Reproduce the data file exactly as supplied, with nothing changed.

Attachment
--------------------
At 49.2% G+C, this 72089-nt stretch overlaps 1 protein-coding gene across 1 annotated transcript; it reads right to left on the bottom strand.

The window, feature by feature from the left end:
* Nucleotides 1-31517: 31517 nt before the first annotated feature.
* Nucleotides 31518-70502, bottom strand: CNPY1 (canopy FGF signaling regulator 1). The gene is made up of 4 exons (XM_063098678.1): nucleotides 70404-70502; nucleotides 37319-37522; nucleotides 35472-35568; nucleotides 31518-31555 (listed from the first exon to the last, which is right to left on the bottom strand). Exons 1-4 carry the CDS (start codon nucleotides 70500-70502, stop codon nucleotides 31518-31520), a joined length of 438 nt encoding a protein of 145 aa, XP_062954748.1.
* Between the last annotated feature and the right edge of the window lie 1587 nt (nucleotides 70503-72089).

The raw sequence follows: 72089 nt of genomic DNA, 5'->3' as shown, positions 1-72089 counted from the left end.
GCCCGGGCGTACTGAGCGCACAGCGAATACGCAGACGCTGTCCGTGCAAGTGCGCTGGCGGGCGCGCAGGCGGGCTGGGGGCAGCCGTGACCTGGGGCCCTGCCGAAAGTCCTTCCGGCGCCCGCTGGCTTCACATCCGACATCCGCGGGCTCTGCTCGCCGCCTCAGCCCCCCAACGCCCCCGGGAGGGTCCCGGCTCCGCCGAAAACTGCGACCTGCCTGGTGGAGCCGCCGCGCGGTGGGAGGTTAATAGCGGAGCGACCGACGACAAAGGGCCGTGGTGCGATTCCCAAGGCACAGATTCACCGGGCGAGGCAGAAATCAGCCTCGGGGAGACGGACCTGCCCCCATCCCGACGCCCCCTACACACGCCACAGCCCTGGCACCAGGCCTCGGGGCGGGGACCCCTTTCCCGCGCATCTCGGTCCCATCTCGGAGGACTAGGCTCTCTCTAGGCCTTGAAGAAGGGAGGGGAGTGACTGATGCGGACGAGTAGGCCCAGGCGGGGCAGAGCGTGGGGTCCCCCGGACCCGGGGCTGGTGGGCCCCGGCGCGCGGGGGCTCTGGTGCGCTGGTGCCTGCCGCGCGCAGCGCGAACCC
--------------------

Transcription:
At 49.2% G+C, this 72089-nt stretch overlaps 1 protein-coding gene across 1 annotated transcript; it reads right to left on the bottom strand.

The window, feature by feature from the left end:
* Nucleotides 1-31517: 31517 nt before the first annotated feature.
* Nucleotides 31518-70502, bottom strand: CNPY1 (canopy FGF signaling regulator 1). The gene is made up of 4 exons (XM_063098678.1): nucleotides 70404-70502; nucleotides 37319-37522; nucleotides 35472-35568; nucleotides 31518-31555 (listed from the first exon to the last, which is right to left on the bottom strand). Exons 1-4 carry the CDS (start codon nucleotides 70500-70502, stop codon nucleotides 31518-31520), a joined length of 438 nt encoding a protein of 145 aa, XP_062954748.1.
* Between the last annotated feature and the right edge of the window lie 1587 nt (nucleotides 70503-72089).

The raw sequence follows: 72089 nt of genomic DNA, 5'->3' as shown, positions 1-72089 counted from the left end.
GCCCGGGCGTACTGAGCGCACAGCGAATACGCAGACGCTGTCCGTGCAAGTGCGCTGGCGGGCGCGCAGGCGGGCTGGGGGCAGCCGTGACCTGGGGCCCTGCCGAAAGTCCTTCCGGCGCCCGCTGGCTTCACATCCGACATCCGCGGGCTCTGCTCGCCGCCTCAGCCCCCCAACGCCCCCGGGAGGGTCCCGGCTCCGCCGAAAACTGCGACCTGCCTGGTGGAGCCGCCGCGCGGTGGGAGGTTAATAGCGGAGCGACCGACGACAAAGGGCCGTGGTGCGATTCCCAAGGCACAGATTCACCGGGCGAGGCAGAAATCAGCCTCGGGGAGACGGACCTGCCCCCATCCCGACGCCCCCTACACACGCCACAGCCCTGGCACCAGGCCTCGGGGCGGGGACCCCTTTCCCGCGCATCTCGGTCCCATCTCGGAGGACTAGGCTCTCTCTAGGCCTTGAAGAAGGGAGGGGAGTGACTGATGCGGACGAGTAGGCCCAGGCGGGGCAGAGCGTGGGGTCCCCCGGACCCGGGGCTGGTGGGCCCCGGCGCGCGGGGGCTCTGGTGCGCTGGTGCCTGCCGCGCGCAGCGCGAACCC